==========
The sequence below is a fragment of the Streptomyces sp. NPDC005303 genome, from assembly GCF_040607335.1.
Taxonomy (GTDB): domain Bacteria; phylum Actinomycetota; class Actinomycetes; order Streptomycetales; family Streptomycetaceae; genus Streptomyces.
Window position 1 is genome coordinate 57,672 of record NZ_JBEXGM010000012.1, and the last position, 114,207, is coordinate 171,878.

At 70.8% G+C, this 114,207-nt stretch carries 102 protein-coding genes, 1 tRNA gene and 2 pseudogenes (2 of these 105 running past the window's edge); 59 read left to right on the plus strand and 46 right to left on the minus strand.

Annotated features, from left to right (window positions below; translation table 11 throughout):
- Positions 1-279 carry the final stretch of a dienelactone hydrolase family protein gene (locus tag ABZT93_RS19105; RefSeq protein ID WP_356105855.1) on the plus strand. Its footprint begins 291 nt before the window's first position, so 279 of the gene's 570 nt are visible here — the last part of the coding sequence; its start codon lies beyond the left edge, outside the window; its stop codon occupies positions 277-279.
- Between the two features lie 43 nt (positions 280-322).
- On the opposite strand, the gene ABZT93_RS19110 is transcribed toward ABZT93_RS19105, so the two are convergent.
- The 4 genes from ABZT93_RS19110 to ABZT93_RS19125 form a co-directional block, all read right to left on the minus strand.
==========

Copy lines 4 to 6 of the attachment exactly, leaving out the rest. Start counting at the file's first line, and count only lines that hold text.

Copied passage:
At 70.8% G+C, this 114,207-nt stretch carries 102 protein-coding genes, 1 tRNA gene and 2 pseudogenes (2 of these 105 running past the window's edge); 59 read left to right on the plus strand and 46 right to left on the minus strand.

Annotated features, from left to right (window positions below; translation table 11 throughout):
- Positions 1-279 carry the final stretch of a dienelactone hydrolase family protein gene (locus tag ABZT93_RS19105; RefSeq protein ID WP_356105855.1) on the plus strand. Its footprint begins 291 nt before the window's first position, so 279 of the gene's 570 nt are visible here — the last part of the coding sequence; its start codon lies beyond the left edge, outside the window; its stop codon occupies positions 277-279.